Dressed in a tailored blue suit, crisp white button-down, and old-school blue Vans, Bunch gave me a firm handshake and welcomed me to the event as we walked to a smaller classroom down the hall. In the classroom, he queued up a PowerPoint presentation as I took my seat amid about 25 other men and women. Rather than lecturing the room on the failures of masculinity, Bunch kicked the session off with a casual Q&A, letting the attendees give their unfiltered impressions about manhood.
The dialogue is an entryway to “the Man Box,” A Call to Men’s most popular teaching tool, which breaks down what Bunch refers to as the “collective socialization of men.” Men are taught—often by other men but also by women—to embrace certain behaviors and characteristics (like physical toughness and stoicism) and avoid others (like vulnerability). In the Man Box, women are objects and less valuable than men, and that power dynamic helps to explain why violence against women is so commonplace. Much of the work of A Call to Men is prevention-oriented, but Bunch wants men to feel more responsible for not just checking their own masculinity but for the other men they encounter in their everyday life. It can’t solely be the work of feminists to reform men, according to Bunch. “The bridge of prevention to intervention is men,” Bunch said.
I witnessed what seemed like real breakthroughs during our session. One woman tearfully shared how her late father had trouble expressing his emotions out of a need to maintain a strong exterior as a man. A younger man talked about how the worst insult a bully could hurl at you in his Brooklyn neighborhood was to say that you were gay. When we as a society talk about toxic masculinity, we tend to talk about men in static, broad terms, laying out stakes and consequences better suited for Cancel Culture than genuine growth. What Bunch puts forward is a more hopeful vision: We can begin to dismantle these toxic attitudes not by marching or tweeting or buying products that signal virtue but by opening up and having a conversation with one another.
A Call to Men aims to teach us that men aren’t born imbued with morality or a personality or a destiny. We’re blank canvases engaged in some metaphysical lottery, and the people we become—who we choose to become—are shaped by many more forces than we often imagine. Who your parents are, how much money you have, the country where you live, the neighborhood where you reside, the language that you speak, the color of your skin, the genitalia between your legs: All of these things influence who you will one day grow up to be. And from the time you leave the emotional-regulation stage of infancy behind and start to develop motor skills and a conscience, there will be people competing for your attention, presenting you with examples that help mold you into a person with thoughts and feelings and convictions. An identity. What makes you you.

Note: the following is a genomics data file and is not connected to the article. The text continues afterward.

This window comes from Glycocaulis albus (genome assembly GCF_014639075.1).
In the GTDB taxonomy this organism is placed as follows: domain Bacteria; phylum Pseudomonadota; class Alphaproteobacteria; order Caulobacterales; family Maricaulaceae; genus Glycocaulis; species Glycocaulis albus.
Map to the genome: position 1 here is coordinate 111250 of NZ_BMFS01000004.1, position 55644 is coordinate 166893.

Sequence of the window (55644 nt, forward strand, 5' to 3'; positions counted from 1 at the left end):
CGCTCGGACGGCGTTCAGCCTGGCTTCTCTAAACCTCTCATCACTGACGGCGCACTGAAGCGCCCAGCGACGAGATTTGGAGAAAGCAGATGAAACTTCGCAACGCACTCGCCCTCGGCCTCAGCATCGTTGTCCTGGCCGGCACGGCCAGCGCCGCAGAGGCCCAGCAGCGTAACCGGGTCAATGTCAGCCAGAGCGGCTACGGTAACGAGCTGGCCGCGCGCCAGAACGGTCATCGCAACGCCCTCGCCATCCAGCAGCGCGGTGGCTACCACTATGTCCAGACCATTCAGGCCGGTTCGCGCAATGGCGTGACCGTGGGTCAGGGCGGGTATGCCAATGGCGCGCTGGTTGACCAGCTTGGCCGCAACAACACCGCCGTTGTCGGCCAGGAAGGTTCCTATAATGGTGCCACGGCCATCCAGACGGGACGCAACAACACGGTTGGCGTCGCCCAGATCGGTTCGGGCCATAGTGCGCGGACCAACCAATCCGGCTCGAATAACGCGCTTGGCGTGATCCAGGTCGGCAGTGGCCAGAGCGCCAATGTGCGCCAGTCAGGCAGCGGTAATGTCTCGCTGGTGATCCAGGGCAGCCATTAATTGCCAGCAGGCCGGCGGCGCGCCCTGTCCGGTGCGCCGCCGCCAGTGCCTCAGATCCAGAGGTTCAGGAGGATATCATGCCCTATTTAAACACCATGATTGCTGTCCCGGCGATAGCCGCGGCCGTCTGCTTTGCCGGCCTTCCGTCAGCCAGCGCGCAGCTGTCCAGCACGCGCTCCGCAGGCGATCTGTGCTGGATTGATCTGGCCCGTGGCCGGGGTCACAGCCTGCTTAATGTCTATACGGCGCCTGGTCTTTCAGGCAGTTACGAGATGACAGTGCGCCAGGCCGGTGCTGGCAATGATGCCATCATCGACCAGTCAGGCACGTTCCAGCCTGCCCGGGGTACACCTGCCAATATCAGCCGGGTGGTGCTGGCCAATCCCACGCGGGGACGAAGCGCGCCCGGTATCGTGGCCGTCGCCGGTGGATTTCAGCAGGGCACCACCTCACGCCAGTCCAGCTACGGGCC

The advertising industry wants to be a part of that conversation, too. In the pilot episode of Mad Men, the show’s cocksure ad executive Don Draper explains to a female acquaintance his views about romance: “What you call love was invented by guys like me to sell nylons.”
Masculinity may not be selling nylons (yet), but it’s certainly selling a lot of books and deodorant and chunky soups. Earlier this year, Gillette produced a two-minute Super Bowl ad that had almost nothing to do with shaving. Instead, the commercial tackled toxic masculinity writ large: bullying, sexual harassment, and the tired notion that “boys will be boys.”
The commercial was an instant viral phenomenon, receiving praise from celebrities on the left like Chrissy Teigen and Ava Duvernay while being mocked by right-leaning pundits like Piers Morgan, who wrote that the ad pushed men to be “tarred with the same monstrous brush.” “Boycott Gillette” quickly became a trending topic on Twitter, which almost seems like it was part of Gillette’s plan.